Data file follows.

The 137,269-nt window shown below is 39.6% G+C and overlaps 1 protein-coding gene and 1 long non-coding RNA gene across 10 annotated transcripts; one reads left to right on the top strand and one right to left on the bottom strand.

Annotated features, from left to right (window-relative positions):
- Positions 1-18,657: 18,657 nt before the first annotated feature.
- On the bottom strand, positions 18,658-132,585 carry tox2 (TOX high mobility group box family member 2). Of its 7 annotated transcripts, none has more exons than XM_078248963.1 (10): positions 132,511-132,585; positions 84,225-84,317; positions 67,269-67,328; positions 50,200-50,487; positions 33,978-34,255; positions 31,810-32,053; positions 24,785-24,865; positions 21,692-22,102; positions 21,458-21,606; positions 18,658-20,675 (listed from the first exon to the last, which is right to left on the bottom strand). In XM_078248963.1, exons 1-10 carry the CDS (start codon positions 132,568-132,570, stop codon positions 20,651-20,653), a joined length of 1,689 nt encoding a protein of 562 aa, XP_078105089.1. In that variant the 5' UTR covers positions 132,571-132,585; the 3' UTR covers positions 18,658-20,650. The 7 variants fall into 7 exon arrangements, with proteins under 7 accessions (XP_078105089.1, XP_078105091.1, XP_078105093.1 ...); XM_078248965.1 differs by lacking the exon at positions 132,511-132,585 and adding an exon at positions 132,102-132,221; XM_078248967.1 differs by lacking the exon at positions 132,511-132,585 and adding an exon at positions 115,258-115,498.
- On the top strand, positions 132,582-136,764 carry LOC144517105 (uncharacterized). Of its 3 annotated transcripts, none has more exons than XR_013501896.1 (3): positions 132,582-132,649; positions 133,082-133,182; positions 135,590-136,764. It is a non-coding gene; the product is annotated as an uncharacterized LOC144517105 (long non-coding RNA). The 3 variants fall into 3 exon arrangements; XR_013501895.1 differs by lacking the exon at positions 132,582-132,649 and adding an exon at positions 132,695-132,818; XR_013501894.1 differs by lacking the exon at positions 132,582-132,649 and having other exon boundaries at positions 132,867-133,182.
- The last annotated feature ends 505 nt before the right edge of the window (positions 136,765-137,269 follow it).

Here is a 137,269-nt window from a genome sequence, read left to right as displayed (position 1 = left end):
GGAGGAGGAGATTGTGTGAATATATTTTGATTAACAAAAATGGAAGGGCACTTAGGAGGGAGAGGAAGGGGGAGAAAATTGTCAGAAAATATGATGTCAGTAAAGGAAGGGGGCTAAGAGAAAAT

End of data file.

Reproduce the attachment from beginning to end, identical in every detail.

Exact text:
The 137,269-nt window shown below is 39.6% G+C and overlaps 1 protein-coding gene and 1 long non-coding RNA gene across 10 annotated transcripts; one reads left to right on the top strand and one right to left on the bottom strand.

Annotated features, from left to right (window-relative positions):
- Positions 1-18,657: 18,657 nt before the first annotated feature.
- On the bottom strand, positions 18,658-132,585 carry tox2 (TOX high mobility group box family member 2). Of its 7 annotated transcripts, none has more exons than XM_078248963.1 (10): positions 132,511-132,585; positions 84,225-84,317; positions 67,269-67,328; positions 50,200-50,487; positions 33,978-34,255; positions 31,810-32,053; positions 24,785-24,865; positions 21,692-22,102; positions 21,458-21,606; positions 18,658-20,675 (listed from the first exon to the last, which is right to left on the bottom strand). In XM_078248963.1, exons 1-10 carry the CDS (start codon positions 132,568-132,570, stop codon positions 20,651-20,653), a joined length of 1,689 nt encoding a protein of 562 aa, XP_078105089.1. In that variant the 5' UTR covers positions 132,571-132,585; the 3' UTR covers positions 18,658-20,650. The 7 variants fall into 7 exon arrangements, with proteins under 7 accessions (XP_078105089.1, XP_078105091.1, XP_078105093.1 ...); XM_078248965.1 differs by lacking the exon at positions 132,511-132,585 and adding an exon at positions 132,102-132,221; XM_078248967.1 differs by lacking the exon at positions 132,511-132,585 and adding an exon at positions 115,258-115,498.
- On the top strand, positions 132,582-136,764 carry LOC144517105 (uncharacterized). Of its 3 annotated transcripts, none has more exons than XR_013501896.1 (3): positions 132,582-132,649; positions 133,082-133,182; positions 135,590-136,764. It is a non-coding gene; the product is annotated as an uncharacterized LOC144517105 (long non-coding RNA). The 3 variants fall into 3 exon arrangements; XR_013501895.1 differs by lacking the exon at positions 132,582-132,649 and adding an exon at positions 132,695-132,818; XR_013501894.1 differs by lacking the exon at positions 132,582-132,649 and having other exon boundaries at positions 132,867-133,182.
- The last annotated feature ends 505 nt before the right edge of the window (positions 136,765-137,269 follow it).

Here is a 137,269-nt window from a genome sequence, read left to right as displayed (position 1 = left end):
GGAGGAGGAGATTGTGTGAATATATTTTGATTAACAAAAATGGAAGGGCACTTAGGAGGGAGAGGAAGGGGGAGAAAATTGTCAGAAAATATGATGTCAGTAAAGGAAGGGGGCTAAGAGAAAAT